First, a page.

Waterloo, Canada – Underlying changes in Asia’s emerging economies are examined in three new working papers released by the Canadian-based international think tank, CIGI (Centre for International Governance Innovation). All three papers bring new and relevant findings from preliminary research on a range of issues from bilateral monetary swaps to the future of the textiles industry.
The first working paper, entitled Technology Upgrading and China’s Growth Strategy to 2020, is authored by John Whalley, CIGI Distinguished Fellow and Professor at the University of Western Ontario, and Weimin Zhou, CIGI Visiting Research Fellow and Assistant Professor at the Shanghai Jiaotong University. This paper focuses on the government-led changes needed to meet the ambitious goals set out in China’s 11th five-year plan released in 2005. Whalley and Zhou first use economic analysis to evaluate current government initiatives, and then identify technical innovation and upgrading as a necessary step to China’s future success. Without these adoptions in technology, the authors conclude, China is sure to fall short of projected economic outcomes for 2020.
The second of the three working papers is written by CIGI Distinguished Fellow, John Whalley and CIGI Visiting Research Fellow and Senior Lecturer at the University of Peradeniya in Sri Lanka, O.G. Dayaratna-Banda. This paper, Regional Monetary Arrangements in ASEAN+3 as Insurance through Reserve Accumulation and Swaps, documents the emergence of an informal monetary system in East Asia. The authors assess this new system that involves both reserve accumulation in large countries (China, Japan, and Korea) and co-insurance through swapping among a number of smaller, neighbouring Asian countries. The authors conclude this type of system among countries is incomplete and has many deficiencies, but the model itself offers self-assurance to guard against a similar fate to the Asian Financial Crises ten years prior – a cautionary tale to avoid dependence on a single monetary authority.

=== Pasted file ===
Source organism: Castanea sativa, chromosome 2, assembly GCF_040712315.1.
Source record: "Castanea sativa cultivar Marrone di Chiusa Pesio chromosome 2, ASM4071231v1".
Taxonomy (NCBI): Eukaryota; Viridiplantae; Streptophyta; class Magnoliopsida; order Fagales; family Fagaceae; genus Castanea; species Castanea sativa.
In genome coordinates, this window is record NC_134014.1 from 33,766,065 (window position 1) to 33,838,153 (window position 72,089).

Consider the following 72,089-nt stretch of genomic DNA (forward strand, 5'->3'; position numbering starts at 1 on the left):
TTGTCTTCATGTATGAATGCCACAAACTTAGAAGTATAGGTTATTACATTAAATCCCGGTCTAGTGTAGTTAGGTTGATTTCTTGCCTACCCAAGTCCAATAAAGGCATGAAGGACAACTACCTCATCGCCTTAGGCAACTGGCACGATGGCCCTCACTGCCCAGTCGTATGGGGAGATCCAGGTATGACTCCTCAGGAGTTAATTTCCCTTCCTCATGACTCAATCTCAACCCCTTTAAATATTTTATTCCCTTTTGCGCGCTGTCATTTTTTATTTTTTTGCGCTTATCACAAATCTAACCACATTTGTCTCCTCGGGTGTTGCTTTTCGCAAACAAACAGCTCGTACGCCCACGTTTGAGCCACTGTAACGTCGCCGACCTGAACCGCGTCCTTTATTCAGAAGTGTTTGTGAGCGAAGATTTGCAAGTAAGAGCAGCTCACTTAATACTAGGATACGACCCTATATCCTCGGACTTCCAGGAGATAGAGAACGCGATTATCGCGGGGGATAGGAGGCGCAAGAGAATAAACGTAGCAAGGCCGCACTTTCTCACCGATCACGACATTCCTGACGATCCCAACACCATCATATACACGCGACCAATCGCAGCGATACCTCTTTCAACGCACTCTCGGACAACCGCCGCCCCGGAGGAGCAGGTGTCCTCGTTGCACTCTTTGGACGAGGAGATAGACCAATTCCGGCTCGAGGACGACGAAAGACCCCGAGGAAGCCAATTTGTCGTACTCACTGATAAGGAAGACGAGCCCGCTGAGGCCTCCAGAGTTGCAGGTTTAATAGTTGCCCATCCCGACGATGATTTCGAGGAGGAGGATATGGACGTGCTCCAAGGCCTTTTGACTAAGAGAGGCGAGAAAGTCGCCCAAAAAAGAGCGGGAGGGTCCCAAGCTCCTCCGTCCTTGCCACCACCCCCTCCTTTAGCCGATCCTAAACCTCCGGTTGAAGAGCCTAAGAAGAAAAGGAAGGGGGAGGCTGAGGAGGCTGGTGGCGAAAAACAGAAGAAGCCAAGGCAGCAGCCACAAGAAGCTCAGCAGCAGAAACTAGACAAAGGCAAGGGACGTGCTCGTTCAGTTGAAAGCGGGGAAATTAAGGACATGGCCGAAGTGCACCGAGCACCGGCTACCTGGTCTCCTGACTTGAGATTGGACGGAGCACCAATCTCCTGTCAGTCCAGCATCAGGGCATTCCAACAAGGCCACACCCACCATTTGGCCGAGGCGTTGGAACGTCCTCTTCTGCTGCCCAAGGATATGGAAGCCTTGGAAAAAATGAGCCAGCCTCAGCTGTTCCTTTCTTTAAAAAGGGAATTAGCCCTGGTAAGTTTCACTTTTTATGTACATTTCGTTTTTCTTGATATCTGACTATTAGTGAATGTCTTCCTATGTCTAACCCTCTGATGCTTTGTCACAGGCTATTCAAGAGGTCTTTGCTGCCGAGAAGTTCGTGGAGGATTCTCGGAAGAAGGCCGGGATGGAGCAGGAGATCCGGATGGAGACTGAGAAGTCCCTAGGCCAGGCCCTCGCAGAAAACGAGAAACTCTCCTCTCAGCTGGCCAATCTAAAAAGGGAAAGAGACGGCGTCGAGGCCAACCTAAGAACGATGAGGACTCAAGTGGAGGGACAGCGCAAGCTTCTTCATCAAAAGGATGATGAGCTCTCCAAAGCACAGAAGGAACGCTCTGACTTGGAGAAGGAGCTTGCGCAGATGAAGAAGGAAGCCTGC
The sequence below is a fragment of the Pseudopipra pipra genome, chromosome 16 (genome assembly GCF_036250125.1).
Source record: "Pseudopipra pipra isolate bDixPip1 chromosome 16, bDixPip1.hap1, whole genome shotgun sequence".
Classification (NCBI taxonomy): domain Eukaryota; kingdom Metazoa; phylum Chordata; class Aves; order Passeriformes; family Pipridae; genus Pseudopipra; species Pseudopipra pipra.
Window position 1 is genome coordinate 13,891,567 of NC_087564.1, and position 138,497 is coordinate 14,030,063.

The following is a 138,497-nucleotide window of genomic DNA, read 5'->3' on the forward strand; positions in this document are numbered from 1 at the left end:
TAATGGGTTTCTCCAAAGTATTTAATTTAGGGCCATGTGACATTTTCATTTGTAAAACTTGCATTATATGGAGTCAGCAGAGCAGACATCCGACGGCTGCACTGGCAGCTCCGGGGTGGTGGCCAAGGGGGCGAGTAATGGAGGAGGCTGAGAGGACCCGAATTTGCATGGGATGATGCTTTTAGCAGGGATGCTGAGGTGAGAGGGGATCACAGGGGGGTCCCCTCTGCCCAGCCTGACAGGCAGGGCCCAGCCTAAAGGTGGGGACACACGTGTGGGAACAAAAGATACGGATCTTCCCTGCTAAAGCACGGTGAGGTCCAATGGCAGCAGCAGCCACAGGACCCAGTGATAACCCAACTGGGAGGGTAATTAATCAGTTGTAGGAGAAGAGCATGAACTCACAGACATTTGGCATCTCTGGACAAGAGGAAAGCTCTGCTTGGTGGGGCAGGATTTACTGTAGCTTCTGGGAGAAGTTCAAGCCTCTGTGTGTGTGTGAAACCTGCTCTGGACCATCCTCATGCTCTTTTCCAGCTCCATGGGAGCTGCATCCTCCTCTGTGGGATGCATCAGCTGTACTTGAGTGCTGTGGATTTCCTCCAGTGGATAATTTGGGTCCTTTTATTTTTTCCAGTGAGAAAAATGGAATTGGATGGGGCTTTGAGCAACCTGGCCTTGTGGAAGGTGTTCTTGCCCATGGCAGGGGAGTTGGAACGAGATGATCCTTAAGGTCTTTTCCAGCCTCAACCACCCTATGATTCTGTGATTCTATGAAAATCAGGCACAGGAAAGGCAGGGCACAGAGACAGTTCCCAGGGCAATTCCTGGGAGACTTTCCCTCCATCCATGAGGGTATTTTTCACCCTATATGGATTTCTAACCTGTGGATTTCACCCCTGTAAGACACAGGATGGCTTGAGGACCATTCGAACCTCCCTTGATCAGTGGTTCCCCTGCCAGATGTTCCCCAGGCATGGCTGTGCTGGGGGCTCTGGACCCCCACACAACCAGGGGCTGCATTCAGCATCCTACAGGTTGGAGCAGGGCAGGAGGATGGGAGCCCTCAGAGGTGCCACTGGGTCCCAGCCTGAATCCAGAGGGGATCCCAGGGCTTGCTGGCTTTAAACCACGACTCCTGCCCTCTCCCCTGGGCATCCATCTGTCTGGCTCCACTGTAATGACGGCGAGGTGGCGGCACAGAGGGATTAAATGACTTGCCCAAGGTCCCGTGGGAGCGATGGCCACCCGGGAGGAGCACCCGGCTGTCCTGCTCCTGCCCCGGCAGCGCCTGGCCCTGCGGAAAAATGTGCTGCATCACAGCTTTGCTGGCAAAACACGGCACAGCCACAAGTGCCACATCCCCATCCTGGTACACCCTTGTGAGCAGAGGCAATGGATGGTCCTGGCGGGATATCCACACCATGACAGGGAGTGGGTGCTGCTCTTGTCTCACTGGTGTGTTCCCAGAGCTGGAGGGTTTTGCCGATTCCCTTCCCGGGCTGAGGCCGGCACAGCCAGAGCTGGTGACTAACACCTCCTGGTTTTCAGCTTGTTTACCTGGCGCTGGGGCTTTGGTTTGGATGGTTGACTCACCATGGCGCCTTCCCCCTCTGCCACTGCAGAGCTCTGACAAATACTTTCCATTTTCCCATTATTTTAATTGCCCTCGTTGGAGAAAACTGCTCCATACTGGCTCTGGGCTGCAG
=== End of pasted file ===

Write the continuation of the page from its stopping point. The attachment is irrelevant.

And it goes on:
After the MFA, the CCAs (China Containment Agreements) is the third working paper and is written by CIGI’s O.G. Dayaratna-Banda and John Whalley. This paper profiles the textile and apparel industry in the post-Multi Fiber Agreement trade regime and explores the growing set of trade restrictions targeted at China – the world’s largest shipper in the industry. Whalley and Dayaratna-Banda discuss the evolution of these restrictions – termed the China Containment Agreements – and warn that they may gain momentum and spread to other products through the conditions included in China’s World Trade Organization accession.
The three working papers, along with CIGI’s other publications, are available digitally at http://www.cigionline.org/publications